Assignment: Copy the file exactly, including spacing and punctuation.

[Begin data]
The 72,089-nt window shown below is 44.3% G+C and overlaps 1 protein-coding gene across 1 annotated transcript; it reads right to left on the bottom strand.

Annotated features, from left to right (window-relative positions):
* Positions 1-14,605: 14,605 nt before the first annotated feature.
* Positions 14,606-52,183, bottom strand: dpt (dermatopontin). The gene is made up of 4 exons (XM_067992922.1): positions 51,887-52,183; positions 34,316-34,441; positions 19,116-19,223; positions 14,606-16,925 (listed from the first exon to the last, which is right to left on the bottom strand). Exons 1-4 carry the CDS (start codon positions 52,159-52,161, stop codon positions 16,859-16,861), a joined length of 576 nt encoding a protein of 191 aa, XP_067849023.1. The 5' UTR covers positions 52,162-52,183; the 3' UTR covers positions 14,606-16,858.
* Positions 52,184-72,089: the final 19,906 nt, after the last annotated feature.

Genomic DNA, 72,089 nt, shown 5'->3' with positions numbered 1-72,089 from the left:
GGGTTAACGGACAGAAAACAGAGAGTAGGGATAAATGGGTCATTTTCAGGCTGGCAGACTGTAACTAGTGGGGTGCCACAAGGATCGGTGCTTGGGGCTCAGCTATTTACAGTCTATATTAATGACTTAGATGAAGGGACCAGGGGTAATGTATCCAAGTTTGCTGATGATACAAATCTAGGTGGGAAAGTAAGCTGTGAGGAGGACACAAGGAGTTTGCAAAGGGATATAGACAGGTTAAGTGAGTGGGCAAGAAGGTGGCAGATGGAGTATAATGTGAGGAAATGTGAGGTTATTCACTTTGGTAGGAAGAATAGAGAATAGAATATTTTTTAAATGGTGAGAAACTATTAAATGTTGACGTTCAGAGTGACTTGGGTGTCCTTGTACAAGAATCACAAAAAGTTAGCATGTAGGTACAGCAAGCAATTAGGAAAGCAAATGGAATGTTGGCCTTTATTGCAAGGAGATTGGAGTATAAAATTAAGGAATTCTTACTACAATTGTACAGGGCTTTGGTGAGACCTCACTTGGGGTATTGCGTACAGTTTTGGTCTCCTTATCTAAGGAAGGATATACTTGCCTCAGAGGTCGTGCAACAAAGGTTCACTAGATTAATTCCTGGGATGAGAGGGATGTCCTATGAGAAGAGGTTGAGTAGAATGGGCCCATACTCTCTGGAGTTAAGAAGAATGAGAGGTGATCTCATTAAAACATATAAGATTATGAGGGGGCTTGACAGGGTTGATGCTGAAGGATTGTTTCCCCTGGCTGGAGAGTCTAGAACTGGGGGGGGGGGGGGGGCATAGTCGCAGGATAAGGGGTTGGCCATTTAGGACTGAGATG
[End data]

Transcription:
The 72,089-nt window shown below is 44.3% G+C and overlaps 1 protein-coding gene across 1 annotated transcript; it reads right to left on the bottom strand.

Annotated features, from left to right (window-relative positions):
* Positions 1-14,605: 14,605 nt before the first annotated feature.
* Positions 14,606-52,183, bottom strand: dpt (dermatopontin). The gene is made up of 4 exons (XM_067992922.1): positions 51,887-52,183; positions 34,316-34,441; positions 19,116-19,223; positions 14,606-16,925 (listed from the first exon to the last, which is right to left on the bottom strand). Exons 1-4 carry the CDS (start codon positions 52,159-52,161, stop codon positions 16,859-16,861), a joined length of 576 nt encoding a protein of 191 aa, XP_067849023.1. The 5' UTR covers positions 52,162-52,183; the 3' UTR covers positions 14,606-16,858.
* Positions 52,184-72,089: the final 19,906 nt, after the last annotated feature.

Genomic DNA, 72,089 nt, shown 5'->3' with positions numbered 1-72,089 from the left:
GGGTTAACGGACAGAAAACAGAGAGTAGGGATAAATGGGTCATTTTCAGGCTGGCAGACTGTAACTAGTGGGGTGCCACAAGGATCGGTGCTTGGGGCTCAGCTATTTACAGTCTATATTAATGACTTAGATGAAGGGACCAGGGGTAATGTATCCAAGTTTGCTGATGATACAAATCTAGGTGGGAAAGTAAGCTGTGAGGAGGACACAAGGAGTTTGCAAAGGGATATAGACAGGTTAAGTGAGTGGGCAAGAAGGTGGCAGATGGAGTATAATGTGAGGAAATGTGAGGTTATTCACTTTGGTAGGAAGAATAGAGAATAGAATATTTTTTAAATGGTGAGAAACTATTAAATGTTGACGTTCAGAGTGACTTGGGTGTCCTTGTACAAGAATCACAAAAAGTTAGCATGTAGGTACAGCAAGCAATTAGGAAAGCAAATGGAATGTTGGCCTTTATTGCAAGGAGATTGGAGTATAAAATTAAGGAATTCTTACTACAATTGTACAGGGCTTTGGTGAGACCTCACTTGGGGTATTGCGTACAGTTTTGGTCTCCTTATCTAAGGAAGGATATACTTGCCTCAGAGGTCGTGCAACAAAGGTTCACTAGATTAATTCCTGGGATGAGAGGGATGTCCTATGAGAAGAGGTTGAGTAGAATGGGCCCATACTCTCTGGAGTTAAGAAGAATGAGAGGTGATCTCATTAAAACATATAAGATTATGAGGGGGCTTGACAGGGTTGATGCTGAAGGATTGTTTCCCCTGGCTGGAGAGTCTAGAACTGGGGGGGGGGGGGGGGCATAGTCGCAGGATAAGGGGTTGGCCATTTAGGACTGAGATG